RESULTS: In longitudinal analysis, hazard for tooth loss was associated with baseline dental status (previous tooth loss, periodontal status and caries status) and socio-demographic variables (age, smoking status and highest educational level). Analysis of cross-sectional data suggested that indices of caries exposure were not independent of periodontal status. The strength and direction of association varied between groups, even for measures specifically intended to avoid measuring tooth loss. Individuals with impaired periodontal health (community periodontal index [CPI] 3 or higher in any sextant) had higher standardized decayed and filled surfaces (DFS; number of DFS divided by total number of tooth surfaces) in GLIDE (incidence risk ratio [IRR] 1.05 [95% CI: 1.04, 1.07], but lower standardized DFS in KNHANES (IRR: 0.95 [0.92, 0.98]) than individuals with better periodontal health (CPI <3 in all sextants).

CONCLUSIONS: Incident tooth loss is a complex measure of dental disease, with multiple determinants. The relative importance of dental caries and periodontal disease as drivers of tooth loss differs between age groups. Measures of dental caries exposure are associated with periodontal status in the studied populations, and these associations can be population-specific. Consideration of the study-specific properties of these metrics may be required for valid inference in large population studies.

Place, publisher, year, edition, pages
John Wiley & Sons, 2018
Keywords
caries, epidemiology, periodontal diseases, tooth loss
National Category
Public Health, Global Health, Social Medicine and Epidemiology Dentistry
Identifiers
urn:nbn:se:umu:diva-151017 (URN)10.1111/cdoe.12391 (DOI)000450235300004 ()29956852 (PubMedID)2-s2.0-85056452429 (Scopus ID)
Funder
Västerbotten County CouncilSwedish Research Council, 2015-02597Swedish Research Council, 2011-3372
Available from: 2018-08-23 Created: 2018-08-23 Last updated: 2019-05-23Bibliographically approved
Tognon, G., Nilsson, L. M., Shungin, D., Lissner, L., Jansson, J.-H., Renstrom, F., . . . Johansson, I. (2017). Nonfermented milk and other dairy products: associations with all-cause mortality 1,2. American Journal of Clinical Nutrition, 105(6), 1502-1511
Open this publication in new window or tab >>Nonfermented milk and other dairy products: associations with all-cause mortality 1,2
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2017 (English)In: American Journal of Clinical Nutrition, ISSN 0002-9165, E-ISSN 1938-3207, Vol. 105, no 6, p. 1502-1511Article in journal (Refereed) Published
Abstract [en]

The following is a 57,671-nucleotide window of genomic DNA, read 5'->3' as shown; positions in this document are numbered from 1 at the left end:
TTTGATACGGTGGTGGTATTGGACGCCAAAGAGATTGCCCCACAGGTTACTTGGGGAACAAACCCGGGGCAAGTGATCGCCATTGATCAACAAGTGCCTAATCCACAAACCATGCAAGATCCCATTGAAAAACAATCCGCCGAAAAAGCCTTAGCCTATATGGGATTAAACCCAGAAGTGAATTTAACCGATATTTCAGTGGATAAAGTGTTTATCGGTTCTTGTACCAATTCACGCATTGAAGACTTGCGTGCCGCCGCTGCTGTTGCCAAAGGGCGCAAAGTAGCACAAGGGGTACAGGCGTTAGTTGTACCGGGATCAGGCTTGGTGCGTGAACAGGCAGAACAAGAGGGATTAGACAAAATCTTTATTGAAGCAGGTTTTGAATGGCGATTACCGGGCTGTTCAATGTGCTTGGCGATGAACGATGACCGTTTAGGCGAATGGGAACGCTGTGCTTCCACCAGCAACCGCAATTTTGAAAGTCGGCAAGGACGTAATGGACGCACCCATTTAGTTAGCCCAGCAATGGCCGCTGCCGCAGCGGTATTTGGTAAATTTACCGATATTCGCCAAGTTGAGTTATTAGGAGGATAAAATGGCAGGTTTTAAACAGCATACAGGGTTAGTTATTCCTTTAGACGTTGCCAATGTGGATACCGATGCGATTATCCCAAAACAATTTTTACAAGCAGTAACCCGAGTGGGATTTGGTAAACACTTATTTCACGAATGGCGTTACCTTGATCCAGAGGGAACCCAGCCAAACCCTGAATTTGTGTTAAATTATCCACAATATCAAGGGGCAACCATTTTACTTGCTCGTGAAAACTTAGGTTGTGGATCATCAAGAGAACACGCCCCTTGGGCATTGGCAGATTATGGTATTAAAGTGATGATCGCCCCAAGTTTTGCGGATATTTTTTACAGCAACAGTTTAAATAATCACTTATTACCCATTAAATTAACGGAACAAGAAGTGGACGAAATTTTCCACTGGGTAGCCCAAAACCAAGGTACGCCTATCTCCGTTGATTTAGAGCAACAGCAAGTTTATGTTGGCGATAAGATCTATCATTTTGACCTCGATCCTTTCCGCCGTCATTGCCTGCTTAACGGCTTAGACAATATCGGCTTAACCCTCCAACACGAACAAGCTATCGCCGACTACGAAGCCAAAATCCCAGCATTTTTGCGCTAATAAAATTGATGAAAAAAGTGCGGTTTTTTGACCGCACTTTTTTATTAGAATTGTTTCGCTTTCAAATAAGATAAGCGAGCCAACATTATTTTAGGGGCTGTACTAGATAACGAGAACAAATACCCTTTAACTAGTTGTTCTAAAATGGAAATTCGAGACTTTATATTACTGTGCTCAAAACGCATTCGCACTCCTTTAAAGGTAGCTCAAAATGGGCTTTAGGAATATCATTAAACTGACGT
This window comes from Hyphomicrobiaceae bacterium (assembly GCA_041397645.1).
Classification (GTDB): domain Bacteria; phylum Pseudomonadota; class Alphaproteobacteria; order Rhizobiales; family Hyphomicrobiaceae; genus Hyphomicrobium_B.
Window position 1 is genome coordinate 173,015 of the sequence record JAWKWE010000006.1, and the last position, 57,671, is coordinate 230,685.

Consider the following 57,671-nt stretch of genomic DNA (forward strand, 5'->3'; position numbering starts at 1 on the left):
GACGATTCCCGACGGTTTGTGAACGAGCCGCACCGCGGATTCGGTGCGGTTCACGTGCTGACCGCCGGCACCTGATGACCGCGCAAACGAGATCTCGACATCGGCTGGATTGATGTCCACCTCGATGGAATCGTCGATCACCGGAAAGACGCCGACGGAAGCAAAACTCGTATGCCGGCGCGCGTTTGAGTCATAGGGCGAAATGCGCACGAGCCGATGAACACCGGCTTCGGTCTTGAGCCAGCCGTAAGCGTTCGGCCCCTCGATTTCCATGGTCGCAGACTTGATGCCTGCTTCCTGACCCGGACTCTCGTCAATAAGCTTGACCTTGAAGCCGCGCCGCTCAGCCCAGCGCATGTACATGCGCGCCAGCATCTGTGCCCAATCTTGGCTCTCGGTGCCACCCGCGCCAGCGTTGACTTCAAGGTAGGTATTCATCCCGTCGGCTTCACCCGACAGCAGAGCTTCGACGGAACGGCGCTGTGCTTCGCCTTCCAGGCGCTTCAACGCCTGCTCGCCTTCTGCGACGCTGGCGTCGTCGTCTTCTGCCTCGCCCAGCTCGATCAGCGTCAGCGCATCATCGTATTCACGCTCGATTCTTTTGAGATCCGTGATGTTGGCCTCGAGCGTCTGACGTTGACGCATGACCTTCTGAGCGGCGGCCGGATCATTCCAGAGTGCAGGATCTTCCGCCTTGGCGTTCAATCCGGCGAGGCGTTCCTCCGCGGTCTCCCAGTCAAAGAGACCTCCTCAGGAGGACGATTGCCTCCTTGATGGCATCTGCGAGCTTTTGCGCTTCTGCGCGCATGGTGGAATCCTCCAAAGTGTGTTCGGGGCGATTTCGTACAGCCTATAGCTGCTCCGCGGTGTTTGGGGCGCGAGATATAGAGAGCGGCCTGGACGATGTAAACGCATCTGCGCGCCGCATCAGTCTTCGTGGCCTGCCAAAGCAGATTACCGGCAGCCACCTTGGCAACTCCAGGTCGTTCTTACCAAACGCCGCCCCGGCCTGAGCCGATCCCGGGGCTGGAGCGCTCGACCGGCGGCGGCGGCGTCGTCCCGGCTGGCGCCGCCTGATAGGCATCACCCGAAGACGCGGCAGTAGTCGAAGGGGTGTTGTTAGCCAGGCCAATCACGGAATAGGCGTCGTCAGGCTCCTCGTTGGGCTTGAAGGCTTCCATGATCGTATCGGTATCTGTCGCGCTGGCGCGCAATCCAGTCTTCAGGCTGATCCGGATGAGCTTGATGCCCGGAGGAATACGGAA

Background: A positive association between nonfermented milk intake and increased all-cause mortality was recently reported, but overall, the association between dairy intake and mortality is inconclusive. Objective: We studied associations between intake of dairy products and all-cause mortality with an emphasis on nonfermented milk and fat content. Design: A total of 103,256 adult participants (women: 51.0%) from Northern Sweden were included (7121 deaths; mean follow-up: 13.7 y). Associations between all-cause mortality and reported intakes of nonfermented milk (total or by fat content), fermented milk, cheese, and butter were tested with the use of Cox proportional hazards models that were adjusted for age, sex, body mass index, smoking status, education, energy intake, examination year, and physical activity. To circumvent confounding, Mendelian randomization was applied in a subsample via the lactase LCT-13910 C/T single nucleotide polymorphism that is associated with lactose tolerance and milk intake. Results: High consumers of nonfermented milk (>= 2.5 times/d) had a 32% increased hazard (HR: 1.32; 95% CI: 1.18, 1.48) for all-cause mortality compared with that of subjects who consumed milk <= 1 time/wk. The corresponding value for butter was 11% (HR: 1.11; 95% CI: 1.07, 1.21). All nonfermented milk-fat types were independently associated with increased HRs, but compared with full-fat milk, HRs were lower in consumers of medium-and low-fat milk. Fermented milk intake (HR: 0.90; 95% CI: 0.86, 0.94) and cheese intake (HR: 0.93; 95% CI: 0.91, 0.96) were negatively associated with mortality. Results were slightly attenuated by lifestyle adjustments but were robust in sensitivity analyses. Mortality was not significantly associated with the LCT-13910 C/T genotype in the smaller subsample. The amount and type of milk intake was associated with lifestyle variables. Conclusions: In the present Swedish cohort study, intakes of nonfermented milk and butter are associated with higher all-cause mortality, and fermented milk and cheese intakes are associated with lower all-cause mortality. Residual confounding by lifestyle cannot be excluded, and Mendelian randomization needs to be examined in a larger sample.